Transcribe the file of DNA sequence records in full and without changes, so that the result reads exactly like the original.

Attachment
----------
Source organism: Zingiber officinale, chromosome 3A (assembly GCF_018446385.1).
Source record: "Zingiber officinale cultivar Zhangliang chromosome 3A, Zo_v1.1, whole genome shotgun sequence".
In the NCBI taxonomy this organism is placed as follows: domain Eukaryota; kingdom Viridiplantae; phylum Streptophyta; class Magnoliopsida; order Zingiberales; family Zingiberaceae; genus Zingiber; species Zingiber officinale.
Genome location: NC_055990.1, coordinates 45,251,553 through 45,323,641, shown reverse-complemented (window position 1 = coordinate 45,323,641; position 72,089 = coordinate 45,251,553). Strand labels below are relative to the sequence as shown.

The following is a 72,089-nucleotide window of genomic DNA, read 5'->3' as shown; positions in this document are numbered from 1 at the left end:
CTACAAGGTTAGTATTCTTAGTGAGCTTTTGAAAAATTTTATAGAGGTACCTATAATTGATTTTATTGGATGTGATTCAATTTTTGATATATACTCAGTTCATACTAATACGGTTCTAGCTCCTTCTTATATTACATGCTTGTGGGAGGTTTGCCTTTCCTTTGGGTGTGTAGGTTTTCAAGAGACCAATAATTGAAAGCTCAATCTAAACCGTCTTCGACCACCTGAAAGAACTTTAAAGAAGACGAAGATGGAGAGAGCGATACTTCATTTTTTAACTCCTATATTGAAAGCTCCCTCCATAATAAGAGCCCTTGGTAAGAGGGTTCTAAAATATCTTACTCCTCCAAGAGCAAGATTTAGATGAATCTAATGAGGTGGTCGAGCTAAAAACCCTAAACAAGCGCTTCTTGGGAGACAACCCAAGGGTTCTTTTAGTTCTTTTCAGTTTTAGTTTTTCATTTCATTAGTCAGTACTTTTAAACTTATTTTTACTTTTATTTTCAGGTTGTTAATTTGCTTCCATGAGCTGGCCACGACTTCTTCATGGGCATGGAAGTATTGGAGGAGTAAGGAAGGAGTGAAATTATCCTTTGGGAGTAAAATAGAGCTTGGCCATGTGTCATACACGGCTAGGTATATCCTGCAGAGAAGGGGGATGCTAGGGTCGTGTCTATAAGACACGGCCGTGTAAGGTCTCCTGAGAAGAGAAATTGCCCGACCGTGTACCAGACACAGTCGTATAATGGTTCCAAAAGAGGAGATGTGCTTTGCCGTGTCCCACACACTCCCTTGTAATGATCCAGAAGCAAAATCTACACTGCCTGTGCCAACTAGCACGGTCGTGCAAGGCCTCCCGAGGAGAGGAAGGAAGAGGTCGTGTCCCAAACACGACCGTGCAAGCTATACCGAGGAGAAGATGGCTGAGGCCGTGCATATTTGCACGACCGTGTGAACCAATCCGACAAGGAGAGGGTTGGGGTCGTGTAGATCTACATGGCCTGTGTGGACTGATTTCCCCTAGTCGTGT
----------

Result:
Source organism: Zingiber officinale, chromosome 3A (assembly GCF_018446385.1).
Source record: "Zingiber officinale cultivar Zhangliang chromosome 3A, Zo_v1.1, whole genome shotgun sequence".
In the NCBI taxonomy this organism is placed as follows: domain Eukaryota; kingdom Viridiplantae; phylum Streptophyta; class Magnoliopsida; order Zingiberales; family Zingiberaceae; genus Zingiber; species Zingiber officinale.
Genome location: NC_055990.1, coordinates 45,251,553 through 45,323,641, shown reverse-complemented (window position 1 = coordinate 45,323,641; position 72,089 = coordinate 45,251,553). Strand labels below are relative to the sequence as shown.

The following is a 72,089-nucleotide window of genomic DNA, read 5'->3' as shown; positions in this document are numbered from 1 at the left end:
CTACAAGGTTAGTATTCTTAGTGAGCTTTTGAAAAATTTTATAGAGGTACCTATAATTGATTTTATTGGATGTGATTCAATTTTTGATATATACTCAGTTCATACTAATACGGTTCTAGCTCCTTCTTATATTACATGCTTGTGGGAGGTTTGCCTTTCCTTTGGGTGTGTAGGTTTTCAAGAGACCAATAATTGAAAGCTCAATCTAAACCGTCTTCGACCACCTGAAAGAACTTTAAAGAAGACGAAGATGGAGAGAGCGATACTTCATTTTTTAACTCCTATATTGAAAGCTCCCTCCATAATAAGAGCCCTTGGTAAGAGGGTTCTAAAATATCTTACTCCTCCAAGAGCAAGATTTAGATGAATCTAATGAGGTGGTCGAGCTAAAAACCCTAAACAAGCGCTTCTTGGGAGACAACCCAAGGGTTCTTTTAGTTCTTTTCAGTTTTAGTTTTTCATTTCATTAGTCAGTACTTTTAAACTTATTTTTACTTTTATTTTCAGGTTGTTAATTTGCTTCCATGAGCTGGCCACGACTTCTTCATGGGCATGGAAGTATTGGAGGAGTAAGGAAGGAGTGAAATTATCCTTTGGGAGTAAAATAGAGCTTGGCCATGTGTCATACACGGCTAGGTATATCCTGCAGAGAAGGGGGATGCTAGGGTCGTGTCTATAAGACACGGCCGTGTAAGGTCTCCTGAGAAGAGAAATTGCCCGACCGTGTACCAGACACAGTCGTATAATGGTTCCAAAAGAGGAGATGTGCTTTGCCGTGTCCCACACACTCCCTTGTAATGATCCAGAAGCAAAATCTACACTGCCTGTGCCAACTAGCACGGTCGTGCAAGGCCTCCCGAGGAGAGGAAGGAAGAGGTCGTGTCCCAAACACGACCGTGCAAGCTATACCGAGGAGAAGATGGCTGAGGCCGTGCATATTTGCACGACCGTGTGAACCAATCCGACAAGGAGAGGGTTGGGGTCGTGTAGATCTACATGGCCTGTGTGGACTGATTTCCCCTAGTCGTGT